-- "We build our workshops. Then we enjoy the fruits of our labor by laboring for more fruits." - Me

View Jake's profile

Jake

287 posts in 284 days


#3 posted 07-28-2014 08:36 AM

I would swap the DMT’s for 6×3” and I would also get a marking gauge, scrapers and a Shop vac.

These are things that you can use a 100% of the time, as for the compounder mitre saws, jigsaws, sawsalls etc, i would be careful in the beginning, you might not really need them. Personally I have used my mitre saw 3x over the last 2 years, My most used power tools are a hand held circular saw and a plunge router.

But of course, I operate in a quite small shop, if you have a large shop you might go for these, but I wouldn’t start out with them until you are confident you actually will use them enough. that’s why I Always go for squares, stones and marking equipment for the basic and always clamps!

-- Measure twice, cut once, cut again for good measure.

View BinghamtonEd's profile

BinghamtonEd

1336 posts in 1023 days


#4 posted 07-28-2014 12:20 PM

Just my opinion, but I would not put all those tools on a wedding registry. I always thought the registry was for items that the couple would use to start their life off, like plates and towels and stuff like that. If I saw a registry like that, I’d think “Here’s a guy who’s using his wedding as an excuse to ask for a lot of tools.” and I’d be inclined not to purchase any of them. But, if your family wants to buy all your tools for you, have at it.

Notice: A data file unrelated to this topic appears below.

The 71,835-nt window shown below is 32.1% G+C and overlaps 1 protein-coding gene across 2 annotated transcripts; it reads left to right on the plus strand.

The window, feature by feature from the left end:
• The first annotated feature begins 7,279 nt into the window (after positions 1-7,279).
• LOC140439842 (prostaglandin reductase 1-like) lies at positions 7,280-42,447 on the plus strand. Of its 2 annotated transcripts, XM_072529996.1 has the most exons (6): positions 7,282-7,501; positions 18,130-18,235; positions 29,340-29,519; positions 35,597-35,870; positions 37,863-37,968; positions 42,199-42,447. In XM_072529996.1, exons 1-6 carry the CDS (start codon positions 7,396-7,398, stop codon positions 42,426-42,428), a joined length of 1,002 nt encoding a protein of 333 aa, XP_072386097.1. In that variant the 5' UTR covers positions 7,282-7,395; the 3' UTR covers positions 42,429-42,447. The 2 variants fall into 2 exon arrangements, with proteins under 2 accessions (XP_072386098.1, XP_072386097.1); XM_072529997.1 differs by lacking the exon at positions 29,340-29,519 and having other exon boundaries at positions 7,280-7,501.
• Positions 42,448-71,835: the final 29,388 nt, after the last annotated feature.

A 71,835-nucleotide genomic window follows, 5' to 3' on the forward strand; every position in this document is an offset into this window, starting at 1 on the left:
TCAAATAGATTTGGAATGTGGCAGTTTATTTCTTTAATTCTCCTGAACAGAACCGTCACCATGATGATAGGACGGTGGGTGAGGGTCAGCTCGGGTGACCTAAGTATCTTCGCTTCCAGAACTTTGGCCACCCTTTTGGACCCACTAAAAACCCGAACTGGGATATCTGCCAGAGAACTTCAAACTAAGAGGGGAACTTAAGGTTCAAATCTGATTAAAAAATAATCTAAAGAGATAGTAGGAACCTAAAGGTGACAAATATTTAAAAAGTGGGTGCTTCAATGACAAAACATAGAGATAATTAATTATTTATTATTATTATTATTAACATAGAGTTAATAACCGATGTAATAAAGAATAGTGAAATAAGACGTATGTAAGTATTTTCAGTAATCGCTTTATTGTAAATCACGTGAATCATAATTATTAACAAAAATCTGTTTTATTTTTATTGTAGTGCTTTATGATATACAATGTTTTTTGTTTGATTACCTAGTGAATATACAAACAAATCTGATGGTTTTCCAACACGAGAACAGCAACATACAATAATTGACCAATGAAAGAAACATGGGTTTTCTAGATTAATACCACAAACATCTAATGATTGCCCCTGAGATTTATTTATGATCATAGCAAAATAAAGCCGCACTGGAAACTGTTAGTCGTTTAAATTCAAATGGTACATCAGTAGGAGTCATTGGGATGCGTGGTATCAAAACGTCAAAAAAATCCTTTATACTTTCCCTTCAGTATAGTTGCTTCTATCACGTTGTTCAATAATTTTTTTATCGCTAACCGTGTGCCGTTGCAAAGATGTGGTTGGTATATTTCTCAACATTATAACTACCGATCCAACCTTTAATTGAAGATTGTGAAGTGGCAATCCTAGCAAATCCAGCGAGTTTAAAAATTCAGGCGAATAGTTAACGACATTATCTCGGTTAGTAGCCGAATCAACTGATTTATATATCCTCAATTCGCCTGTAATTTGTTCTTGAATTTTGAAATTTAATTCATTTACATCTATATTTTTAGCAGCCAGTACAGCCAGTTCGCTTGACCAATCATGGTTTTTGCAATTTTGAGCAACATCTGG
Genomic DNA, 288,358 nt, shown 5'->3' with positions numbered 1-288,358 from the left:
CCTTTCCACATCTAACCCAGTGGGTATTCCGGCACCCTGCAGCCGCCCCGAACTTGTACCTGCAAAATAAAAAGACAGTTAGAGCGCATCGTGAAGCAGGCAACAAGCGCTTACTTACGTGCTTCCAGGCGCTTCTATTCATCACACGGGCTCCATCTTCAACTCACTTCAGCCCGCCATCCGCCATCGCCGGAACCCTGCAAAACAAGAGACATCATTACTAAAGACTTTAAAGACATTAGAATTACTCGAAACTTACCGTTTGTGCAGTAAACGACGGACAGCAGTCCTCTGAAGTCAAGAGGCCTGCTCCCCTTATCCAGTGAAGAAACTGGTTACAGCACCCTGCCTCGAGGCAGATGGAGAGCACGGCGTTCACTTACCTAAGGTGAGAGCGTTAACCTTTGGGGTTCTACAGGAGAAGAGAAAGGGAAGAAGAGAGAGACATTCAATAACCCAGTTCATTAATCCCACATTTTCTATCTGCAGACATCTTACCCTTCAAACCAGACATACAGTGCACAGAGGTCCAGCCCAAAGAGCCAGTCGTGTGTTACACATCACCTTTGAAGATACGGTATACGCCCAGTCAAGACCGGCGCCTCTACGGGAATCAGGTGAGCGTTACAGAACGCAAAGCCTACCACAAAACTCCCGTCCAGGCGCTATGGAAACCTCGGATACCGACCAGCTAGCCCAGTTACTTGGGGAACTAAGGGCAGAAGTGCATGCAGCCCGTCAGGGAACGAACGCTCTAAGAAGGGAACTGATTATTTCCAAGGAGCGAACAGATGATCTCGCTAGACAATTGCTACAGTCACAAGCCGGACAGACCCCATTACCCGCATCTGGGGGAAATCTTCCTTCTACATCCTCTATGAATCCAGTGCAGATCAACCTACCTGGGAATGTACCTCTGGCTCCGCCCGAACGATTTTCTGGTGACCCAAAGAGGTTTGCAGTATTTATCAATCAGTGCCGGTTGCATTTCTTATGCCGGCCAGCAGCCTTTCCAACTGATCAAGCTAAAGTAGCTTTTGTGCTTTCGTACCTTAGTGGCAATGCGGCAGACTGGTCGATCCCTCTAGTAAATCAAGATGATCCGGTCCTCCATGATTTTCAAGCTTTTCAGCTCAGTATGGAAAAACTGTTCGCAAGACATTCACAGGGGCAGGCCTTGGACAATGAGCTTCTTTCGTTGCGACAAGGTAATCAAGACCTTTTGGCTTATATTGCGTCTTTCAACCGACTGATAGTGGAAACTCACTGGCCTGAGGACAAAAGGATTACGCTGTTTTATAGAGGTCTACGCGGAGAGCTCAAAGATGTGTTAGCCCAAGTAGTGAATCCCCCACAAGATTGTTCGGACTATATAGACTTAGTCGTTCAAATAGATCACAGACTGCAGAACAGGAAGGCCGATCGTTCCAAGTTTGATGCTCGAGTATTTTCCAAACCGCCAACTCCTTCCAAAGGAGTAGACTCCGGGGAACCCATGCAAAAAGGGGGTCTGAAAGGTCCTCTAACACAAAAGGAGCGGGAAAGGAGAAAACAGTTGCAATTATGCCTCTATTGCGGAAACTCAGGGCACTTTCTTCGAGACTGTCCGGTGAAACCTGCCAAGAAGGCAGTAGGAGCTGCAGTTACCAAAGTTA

-- - The mightiest oak in the forest is just a little nut that held its ground.

View gtbuzz's profile

gtbuzz

357 posts in 1095 days


#5 posted 07-28-2014 03:18 PM

I dunno if there’s anything wrong with putting this kind of stuff on a wedding registry, could depend more on the crowd. Sure, the spirit of the idea is to help people get started with the essentials, but say two people have already have the basics. Would you not get them a gift because of that? Probably depends on the crowd though.

As far as for what you have on your list though, one question I immediately have is what made you pick these items over anything else? I don’t see a table saw on the list (perhaps you already have one?), but to me, a table saw is far more essential than a miter saw ever would be. I also don’t really have any use for a jigsaw that’s not cordless. But then again, that’s mainly because I also have a bandsaw. I’m sure that someone else may read this and have the complete opposite opinion. That’s fine too, different folks different strokes.